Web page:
I'm not a great photographer by any stretch of the imagination. I get a lucky shot now and then, that I think is great, but mostly they are just passable. I think I've improved over the years - or maybe it's just a result of the digital age - but I do look through the viewfinder with a little more thought. Even though I shoot digital, almost always with my phone, I do try to compose better, be more aware of the light and focus, try different vantage points. I don't want 5000 shots of one event. I don't post-process. I don't do digital photo organization. So I tend to be more thoughtful even with digital photography.
Which brings me to my question: Are there bad photos? I've scrapped some under-lighted, fuzzy, grainy, blown-out, taken-to-far-away photos. I've contemplated not putting them on the page. But then I look at the subjects or the event and I decide to include them (cropping improves some of them.) In that grainy, school program shot from the fifth row of the unlit cafa-gym-atorium, I captured my daughter's fourth grade class. All those kids she went to school with from kindergarten through eighth grade - some she still attends school with - are now seniors. You can see that layout HERE
The photo above with my son and daughter, was taken on their first day of school (really it was their second, but I wasn't around when they left for their first day.) I've taken first day photos in front of the door since they were in pre-school. The light is always hideous, regardless of the time of day, but even more so at 7:00 am. But these pictures are about other things, too. Like now, you can barely see the door handle. There was a time their heads barely cleared it. Shoot there was a time he was so much smaller than she was. I've had stoic faces, super excited faces and nervous faces in this spot. I love this one because it captures something I don't often get on camera - the connection between the two of them.
Here are some other not-so-great photos and why I would probably include them on a layout, despite their flaws.
These days it's tricky to get all four kids in any photo. More often than not, these are the results when I do have them all in frame - the "creeper" look they all seem fond of photo bombing each other with. Not paying attention. Realizing I'm trying to take a picture and turning away. In general, spoiling what was, a second a go, a pretty decent candid shot. Why would I include it? For the reasons just stated above.
Aside from the fact that his clothes coordinate with the wall color he's applying, it's under exposed, fairly grainy and blurry because of the lack of light and the fact that he's rolling on paint at the speed of sound. So why include this? Well for one, the giant smudge of paint in his hair. Plus, at this point in time, he's all about keeping up with his older siblings. He wants to be where they are, doing what they're doing. This photo represents the long awaited "ok" to come up and help his sister with painting her room.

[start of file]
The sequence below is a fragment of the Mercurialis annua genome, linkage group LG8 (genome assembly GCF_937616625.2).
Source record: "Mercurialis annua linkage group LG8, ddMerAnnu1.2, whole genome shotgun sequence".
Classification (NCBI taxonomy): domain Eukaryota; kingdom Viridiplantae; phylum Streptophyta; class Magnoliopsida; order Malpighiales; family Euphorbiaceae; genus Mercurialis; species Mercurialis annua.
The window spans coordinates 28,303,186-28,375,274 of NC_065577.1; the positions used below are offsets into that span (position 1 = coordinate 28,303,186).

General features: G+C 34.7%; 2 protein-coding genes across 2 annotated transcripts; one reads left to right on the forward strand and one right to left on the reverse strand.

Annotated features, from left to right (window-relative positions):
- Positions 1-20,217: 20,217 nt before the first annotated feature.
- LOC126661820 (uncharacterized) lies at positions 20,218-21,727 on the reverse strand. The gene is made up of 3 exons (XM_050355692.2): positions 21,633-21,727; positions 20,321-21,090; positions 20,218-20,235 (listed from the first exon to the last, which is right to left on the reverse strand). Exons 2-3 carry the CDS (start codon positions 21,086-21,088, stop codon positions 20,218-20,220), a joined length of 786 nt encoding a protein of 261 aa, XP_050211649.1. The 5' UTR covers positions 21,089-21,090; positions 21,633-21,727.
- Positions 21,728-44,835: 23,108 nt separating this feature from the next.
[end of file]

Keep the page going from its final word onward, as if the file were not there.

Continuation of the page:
Though the color is a bit off, it's also fairly out of focus - which seems to be an issue with most photos of him, because he's constantly on the move - I'll include this one because it captures the moment he came up, sputtering, from holding his breath and having his head, almost, underwater. A big deal for him and a giant step from the wall clinging he did only last summer.
Aaannndd. . .I'm willing to concede there might be some photos that need not be included. Chances are there's something better, not perfect, but better. Buuttt, if this was the only photo from the Family Field Day Kick-ball Game, you bet I'd include it. I'd make it work.
Could I edit them.? Probably. But, as I said before, I don't edit; it's too time consuming for me. I'd rather focus on getting a better shot to begin with.
Maybe it's sentiment. Maybe I'd have chosen not to scrap those photos of my, then, 4th grade daughter's program if I'd actually done them when she was in the fourth grade. But I think there is no such thing as a bad photo. Sometimes there's more, beyond the underexposed, blurry image. It's about the story. It's about the moment. It's about capturing your life.